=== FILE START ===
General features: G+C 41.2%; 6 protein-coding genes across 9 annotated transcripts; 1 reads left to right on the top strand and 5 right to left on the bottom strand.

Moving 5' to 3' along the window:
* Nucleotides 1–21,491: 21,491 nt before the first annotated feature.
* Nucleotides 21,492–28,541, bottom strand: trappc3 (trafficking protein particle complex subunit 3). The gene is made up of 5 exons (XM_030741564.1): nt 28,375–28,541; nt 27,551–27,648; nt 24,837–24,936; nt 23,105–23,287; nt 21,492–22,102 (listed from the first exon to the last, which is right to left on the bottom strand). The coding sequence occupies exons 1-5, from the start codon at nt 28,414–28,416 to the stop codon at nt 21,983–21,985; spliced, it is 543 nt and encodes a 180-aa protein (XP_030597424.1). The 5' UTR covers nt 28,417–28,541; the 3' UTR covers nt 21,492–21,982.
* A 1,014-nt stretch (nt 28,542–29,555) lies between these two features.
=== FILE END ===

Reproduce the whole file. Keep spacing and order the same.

General features: G+C 41.2%; 6 protein-coding genes across 9 annotated transcripts; 1 reads left to right on the top strand and 5 right to left on the bottom strand.

Moving 5' to 3' along the window:
* Nucleotides 1–21,491: 21,491 nt before the first annotated feature.
* Nucleotides 21,492–28,541, bottom strand: trappc3 (trafficking protein particle complex subunit 3). The gene is made up of 5 exons (XM_030741564.1): nt 28,375–28,541; nt 27,551–27,648; nt 24,837–24,936; nt 23,105–23,287; nt 21,492–22,102 (listed from the first exon to the last, which is right to left on the bottom strand). The coding sequence occupies exons 1-5, from the start codon at nt 28,414–28,416 to the stop codon at nt 21,983–21,985; spliced, it is 543 nt and encodes a 180-aa protein (XP_030597424.1). The 5' UTR covers nt 28,417–28,541; the 3' UTR covers nt 21,492–21,982.
* A 1,014-nt stretch (nt 28,542–29,555) lies between these two features.